We're not apart from our children. We're not apart from our elder law attorney. And we need a full team on board to get the right solutions in place. The five things I think everyone needs to know today. The thing is first. I want to talk about the high cost of the rising cost of long-term care. Second, I want to take a second to look at the basic estate planning issue and the fact that basic estate planning isn't enough to meet older American's needs in the community.
Third. I want to turn to the long-term care options that are available to us, that our listeners may or may not be aware of that are out there number four. I want to turn to the legal responsibilities that a child, an adult child may be asked to take on for a parent. And these are responsibilities they may or not, may not be aware of right now.
And then number five, finally, I want to turn to the pre-planning options that your listeners needed to have in place yesterday.
Nicole Wipp: Alright, well that's a great overview the sort of 10,000-foot overview. So let's zero in on them. So long-term care costs are rising. What does that mean? Tell us about that.
Audrey Ehrhardt: I thought, you know, to best to describe it to you. Cause I don't really like math, but I like numbers. And so what I thought I would do is go ahead and put together some statistics for you today and for your listeners.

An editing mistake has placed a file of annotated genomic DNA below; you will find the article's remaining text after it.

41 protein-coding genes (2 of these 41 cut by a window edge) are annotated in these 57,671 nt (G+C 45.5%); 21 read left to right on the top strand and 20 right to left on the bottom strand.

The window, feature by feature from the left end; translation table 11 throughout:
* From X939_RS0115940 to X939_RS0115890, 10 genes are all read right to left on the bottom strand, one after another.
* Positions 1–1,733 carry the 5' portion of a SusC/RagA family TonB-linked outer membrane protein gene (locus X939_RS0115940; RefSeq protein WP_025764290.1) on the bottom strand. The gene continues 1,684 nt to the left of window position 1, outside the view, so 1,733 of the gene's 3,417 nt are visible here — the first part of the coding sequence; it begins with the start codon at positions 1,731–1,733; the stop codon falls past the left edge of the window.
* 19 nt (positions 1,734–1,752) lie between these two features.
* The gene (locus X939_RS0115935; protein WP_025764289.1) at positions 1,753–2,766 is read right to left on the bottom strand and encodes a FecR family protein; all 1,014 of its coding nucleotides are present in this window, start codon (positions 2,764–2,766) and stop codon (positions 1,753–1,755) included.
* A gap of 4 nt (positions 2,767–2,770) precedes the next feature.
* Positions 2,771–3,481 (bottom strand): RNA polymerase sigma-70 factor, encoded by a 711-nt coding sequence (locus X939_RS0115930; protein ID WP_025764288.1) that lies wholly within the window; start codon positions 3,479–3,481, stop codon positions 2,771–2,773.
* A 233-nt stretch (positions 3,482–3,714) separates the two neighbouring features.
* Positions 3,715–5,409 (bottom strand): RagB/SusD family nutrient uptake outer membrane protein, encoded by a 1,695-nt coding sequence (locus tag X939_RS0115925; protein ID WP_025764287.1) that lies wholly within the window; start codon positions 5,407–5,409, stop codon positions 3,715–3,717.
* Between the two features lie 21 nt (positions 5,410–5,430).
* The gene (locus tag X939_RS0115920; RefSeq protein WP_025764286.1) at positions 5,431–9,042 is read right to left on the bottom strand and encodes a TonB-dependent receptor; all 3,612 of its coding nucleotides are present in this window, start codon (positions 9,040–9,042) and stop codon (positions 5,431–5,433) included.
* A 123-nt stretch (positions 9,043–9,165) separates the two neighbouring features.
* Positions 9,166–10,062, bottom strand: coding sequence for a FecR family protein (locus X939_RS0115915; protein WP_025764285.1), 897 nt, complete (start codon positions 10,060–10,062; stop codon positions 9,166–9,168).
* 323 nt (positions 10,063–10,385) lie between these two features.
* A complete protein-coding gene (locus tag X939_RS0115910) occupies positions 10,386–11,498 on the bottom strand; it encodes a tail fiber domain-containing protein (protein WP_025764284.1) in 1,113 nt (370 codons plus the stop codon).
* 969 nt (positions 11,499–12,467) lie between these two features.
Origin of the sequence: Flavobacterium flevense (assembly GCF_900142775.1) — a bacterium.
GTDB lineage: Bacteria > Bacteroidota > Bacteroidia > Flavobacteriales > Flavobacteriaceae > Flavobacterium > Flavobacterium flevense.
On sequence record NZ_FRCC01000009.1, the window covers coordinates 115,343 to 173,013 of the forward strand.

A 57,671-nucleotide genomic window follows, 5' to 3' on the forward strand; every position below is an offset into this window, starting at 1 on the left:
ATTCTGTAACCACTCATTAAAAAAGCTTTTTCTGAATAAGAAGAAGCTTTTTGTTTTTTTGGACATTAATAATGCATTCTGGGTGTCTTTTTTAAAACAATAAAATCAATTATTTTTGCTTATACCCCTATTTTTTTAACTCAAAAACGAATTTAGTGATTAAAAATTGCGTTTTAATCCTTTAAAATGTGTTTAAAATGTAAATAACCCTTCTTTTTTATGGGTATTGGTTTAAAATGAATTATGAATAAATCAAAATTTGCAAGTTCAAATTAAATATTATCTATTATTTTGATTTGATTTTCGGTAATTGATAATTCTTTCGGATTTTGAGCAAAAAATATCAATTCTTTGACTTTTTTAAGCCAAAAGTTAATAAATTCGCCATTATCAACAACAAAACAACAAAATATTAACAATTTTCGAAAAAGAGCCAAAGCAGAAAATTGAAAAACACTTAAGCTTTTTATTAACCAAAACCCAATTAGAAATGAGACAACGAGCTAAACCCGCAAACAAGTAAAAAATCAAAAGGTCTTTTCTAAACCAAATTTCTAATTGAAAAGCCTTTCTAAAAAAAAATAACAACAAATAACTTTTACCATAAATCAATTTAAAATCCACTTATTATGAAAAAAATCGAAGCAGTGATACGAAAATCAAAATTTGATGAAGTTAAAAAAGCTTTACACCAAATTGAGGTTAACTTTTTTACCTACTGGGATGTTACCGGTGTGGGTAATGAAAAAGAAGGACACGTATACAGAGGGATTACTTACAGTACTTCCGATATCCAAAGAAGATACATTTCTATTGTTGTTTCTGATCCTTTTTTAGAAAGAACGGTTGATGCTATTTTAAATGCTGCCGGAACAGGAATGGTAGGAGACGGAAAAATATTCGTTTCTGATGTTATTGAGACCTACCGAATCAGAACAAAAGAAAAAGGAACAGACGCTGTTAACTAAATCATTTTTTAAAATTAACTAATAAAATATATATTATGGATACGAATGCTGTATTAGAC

And so when I give you these statistics, Nicole, I'm actually talking about the term older Americans in America, older American, and I think it's a little bit tongue in cheek because older American is someone who's 65 years or older. And I'm not sure that today's 65 years old would appreciate us calling them an old American.
I know when I closed my practice, when I sold my practice, my average client was 93. So saying older American for an adult child was often an oxymoron because I had 90 three-year-olds who had 65-year-old children. So that was an interesting thing to see also that often I was talking to two audiences, but so today for these statistics on, talks about older Americans, so individuals in America who are 65 years or older from a national perspective, the number of older Americans has increased from 35 and a half million in 2002 by 21%, that is a huge jump.